“The Lord turned and looked straight at Peter. Then Peter remembered the word the Lord had spoken to him: ‘Before the rooster crows today, you will disown me three times.'” (Luke 22:61)
This verse has haunted me since my first reading of it — to have the Lord not only predict my denial, but then to catch me red-handed. To know that when my third denial took place and the rooster crowed, Jesus intentionally turned to see me, to then look into the eyes of my Lord and Savior. All of this would be too overwhelming. So why does this verse haunt me? Because I am aware of my duplicity. I am aware of the fact that I feel I have gotten away with things because the Lord doesn’t see me. I don’t find myself looking into the eyes of Jesus in my times of weakness, and hence feel that I have gotten away with something.
How silly of me. How foolish to think that because I am not looking into Jesus’ eyes that He is not peering into mine. The book of Proverbs says, “A man’s ways are in full view of the Lord.” There is not a thing in our lives that He does not notice. We must remember that Jesus not only sees all things, but He also peers into our hearts and knows our thoughts and intentions. All of this reminds us that we cannot hide our sins from God. But I think there was something more in that look than judgment. I believe that as Peter peered back into His Savior’s eyes, he saw the same compassion that Jesus had shown to so many during His ministry. Somehow Peter was both convicted and loved in the same look. And that look would provide him enough hope to live another day. He went out of the city weeping and waited for the Lord to bring healing to his broken heart. On Easter morning, Jesus rose from the dead with a message for Peter. Jesus told the women, “Go tell Peter.” Jesus faithfully brought forgiveness and hope to Peter’s shattered life.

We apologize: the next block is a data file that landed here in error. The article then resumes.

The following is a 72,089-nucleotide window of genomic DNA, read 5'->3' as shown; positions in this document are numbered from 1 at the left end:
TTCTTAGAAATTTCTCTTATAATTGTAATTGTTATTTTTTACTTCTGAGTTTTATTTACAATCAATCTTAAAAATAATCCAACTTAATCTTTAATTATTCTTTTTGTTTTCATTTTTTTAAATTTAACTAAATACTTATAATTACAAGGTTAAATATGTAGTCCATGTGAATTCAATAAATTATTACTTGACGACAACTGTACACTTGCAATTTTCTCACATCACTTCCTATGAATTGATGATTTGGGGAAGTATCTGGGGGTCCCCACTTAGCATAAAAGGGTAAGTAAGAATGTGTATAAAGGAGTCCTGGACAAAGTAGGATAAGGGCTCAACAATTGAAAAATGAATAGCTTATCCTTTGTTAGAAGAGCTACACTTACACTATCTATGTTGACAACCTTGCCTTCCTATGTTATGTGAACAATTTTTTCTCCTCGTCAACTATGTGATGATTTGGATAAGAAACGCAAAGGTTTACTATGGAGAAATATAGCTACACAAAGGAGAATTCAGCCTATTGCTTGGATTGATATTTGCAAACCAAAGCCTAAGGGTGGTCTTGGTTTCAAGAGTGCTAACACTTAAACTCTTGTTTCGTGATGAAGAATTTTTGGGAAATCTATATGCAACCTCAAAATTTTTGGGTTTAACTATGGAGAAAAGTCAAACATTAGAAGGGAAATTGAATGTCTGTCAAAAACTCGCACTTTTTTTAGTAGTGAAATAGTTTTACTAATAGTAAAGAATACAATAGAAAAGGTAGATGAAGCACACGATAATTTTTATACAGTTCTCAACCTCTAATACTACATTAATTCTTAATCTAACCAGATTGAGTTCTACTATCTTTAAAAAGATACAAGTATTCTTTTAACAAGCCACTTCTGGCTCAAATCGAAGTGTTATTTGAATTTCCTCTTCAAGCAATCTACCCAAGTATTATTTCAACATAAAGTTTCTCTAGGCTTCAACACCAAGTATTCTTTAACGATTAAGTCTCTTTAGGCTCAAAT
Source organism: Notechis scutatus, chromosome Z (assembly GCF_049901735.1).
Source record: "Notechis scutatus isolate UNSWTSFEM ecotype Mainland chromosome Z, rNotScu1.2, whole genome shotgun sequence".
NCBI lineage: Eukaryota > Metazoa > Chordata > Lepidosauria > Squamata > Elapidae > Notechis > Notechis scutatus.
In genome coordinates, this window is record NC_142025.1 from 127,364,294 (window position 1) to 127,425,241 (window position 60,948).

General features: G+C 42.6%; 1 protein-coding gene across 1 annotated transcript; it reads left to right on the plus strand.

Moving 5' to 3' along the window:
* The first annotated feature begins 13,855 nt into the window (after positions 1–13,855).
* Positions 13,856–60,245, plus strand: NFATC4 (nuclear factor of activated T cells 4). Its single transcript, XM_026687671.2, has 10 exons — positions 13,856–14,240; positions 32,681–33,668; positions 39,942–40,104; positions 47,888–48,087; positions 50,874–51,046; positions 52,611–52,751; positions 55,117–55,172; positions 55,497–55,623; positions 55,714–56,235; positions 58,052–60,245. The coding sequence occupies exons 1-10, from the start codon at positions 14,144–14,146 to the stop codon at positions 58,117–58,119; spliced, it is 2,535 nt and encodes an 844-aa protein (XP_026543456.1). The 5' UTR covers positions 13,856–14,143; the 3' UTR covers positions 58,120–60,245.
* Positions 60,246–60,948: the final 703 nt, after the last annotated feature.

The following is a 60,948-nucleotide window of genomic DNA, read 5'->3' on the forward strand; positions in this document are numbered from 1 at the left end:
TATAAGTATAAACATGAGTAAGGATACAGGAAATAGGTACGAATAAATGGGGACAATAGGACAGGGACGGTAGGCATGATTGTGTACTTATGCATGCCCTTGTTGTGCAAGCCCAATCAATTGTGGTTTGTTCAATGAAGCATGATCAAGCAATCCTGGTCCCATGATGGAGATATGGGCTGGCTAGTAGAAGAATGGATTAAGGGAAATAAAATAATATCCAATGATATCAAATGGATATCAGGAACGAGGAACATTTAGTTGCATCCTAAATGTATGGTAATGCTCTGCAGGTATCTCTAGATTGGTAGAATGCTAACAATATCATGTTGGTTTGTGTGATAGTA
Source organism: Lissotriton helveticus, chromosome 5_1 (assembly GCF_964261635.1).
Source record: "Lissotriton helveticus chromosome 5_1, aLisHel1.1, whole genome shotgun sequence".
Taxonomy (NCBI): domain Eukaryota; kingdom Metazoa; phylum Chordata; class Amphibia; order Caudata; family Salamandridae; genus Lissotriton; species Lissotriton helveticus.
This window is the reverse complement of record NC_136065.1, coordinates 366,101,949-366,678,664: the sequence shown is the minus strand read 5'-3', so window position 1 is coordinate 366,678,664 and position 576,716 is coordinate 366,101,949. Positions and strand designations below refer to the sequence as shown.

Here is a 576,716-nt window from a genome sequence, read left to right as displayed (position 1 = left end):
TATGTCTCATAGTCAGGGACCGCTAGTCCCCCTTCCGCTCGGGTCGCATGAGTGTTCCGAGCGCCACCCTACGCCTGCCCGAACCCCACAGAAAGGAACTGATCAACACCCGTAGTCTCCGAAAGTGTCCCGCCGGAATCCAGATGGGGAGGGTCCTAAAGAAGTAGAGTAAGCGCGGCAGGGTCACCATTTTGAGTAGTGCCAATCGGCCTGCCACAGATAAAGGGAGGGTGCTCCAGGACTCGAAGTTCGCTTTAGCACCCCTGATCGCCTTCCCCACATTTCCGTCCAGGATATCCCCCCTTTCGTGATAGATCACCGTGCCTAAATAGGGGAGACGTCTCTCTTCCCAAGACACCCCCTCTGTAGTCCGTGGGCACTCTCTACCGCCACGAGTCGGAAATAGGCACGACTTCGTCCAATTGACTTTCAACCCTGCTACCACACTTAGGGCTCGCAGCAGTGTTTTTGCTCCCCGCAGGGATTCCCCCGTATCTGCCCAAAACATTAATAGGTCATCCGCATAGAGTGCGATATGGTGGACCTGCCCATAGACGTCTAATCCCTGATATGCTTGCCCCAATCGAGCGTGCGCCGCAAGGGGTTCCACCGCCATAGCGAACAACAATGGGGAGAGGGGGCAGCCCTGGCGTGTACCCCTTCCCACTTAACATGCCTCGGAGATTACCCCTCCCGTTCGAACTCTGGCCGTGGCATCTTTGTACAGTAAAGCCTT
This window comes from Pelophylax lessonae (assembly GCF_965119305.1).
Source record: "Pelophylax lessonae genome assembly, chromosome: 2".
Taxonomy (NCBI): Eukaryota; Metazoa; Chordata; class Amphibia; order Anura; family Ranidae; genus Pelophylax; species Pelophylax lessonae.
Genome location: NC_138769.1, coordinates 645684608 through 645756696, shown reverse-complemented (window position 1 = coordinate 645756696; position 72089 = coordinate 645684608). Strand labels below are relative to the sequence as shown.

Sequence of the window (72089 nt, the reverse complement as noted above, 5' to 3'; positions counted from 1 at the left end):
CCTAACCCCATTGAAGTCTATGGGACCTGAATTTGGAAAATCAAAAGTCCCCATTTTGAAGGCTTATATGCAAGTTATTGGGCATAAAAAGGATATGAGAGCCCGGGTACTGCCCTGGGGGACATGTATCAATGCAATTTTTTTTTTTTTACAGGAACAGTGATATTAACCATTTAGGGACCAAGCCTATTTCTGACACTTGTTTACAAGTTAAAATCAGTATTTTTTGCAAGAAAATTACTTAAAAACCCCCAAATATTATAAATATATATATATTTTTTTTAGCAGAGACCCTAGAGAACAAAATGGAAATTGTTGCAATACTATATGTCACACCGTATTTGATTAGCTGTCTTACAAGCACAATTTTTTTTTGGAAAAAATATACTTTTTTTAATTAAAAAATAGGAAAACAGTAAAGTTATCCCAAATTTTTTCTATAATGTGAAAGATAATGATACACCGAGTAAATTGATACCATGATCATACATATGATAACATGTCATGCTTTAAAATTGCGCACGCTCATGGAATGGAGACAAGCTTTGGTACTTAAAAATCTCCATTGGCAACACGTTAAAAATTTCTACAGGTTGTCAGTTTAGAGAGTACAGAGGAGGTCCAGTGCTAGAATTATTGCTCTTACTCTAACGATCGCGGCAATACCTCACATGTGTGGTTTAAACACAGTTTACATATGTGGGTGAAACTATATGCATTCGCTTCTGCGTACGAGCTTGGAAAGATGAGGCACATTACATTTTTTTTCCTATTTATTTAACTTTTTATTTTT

He promises to do the same for you and me, today and every day!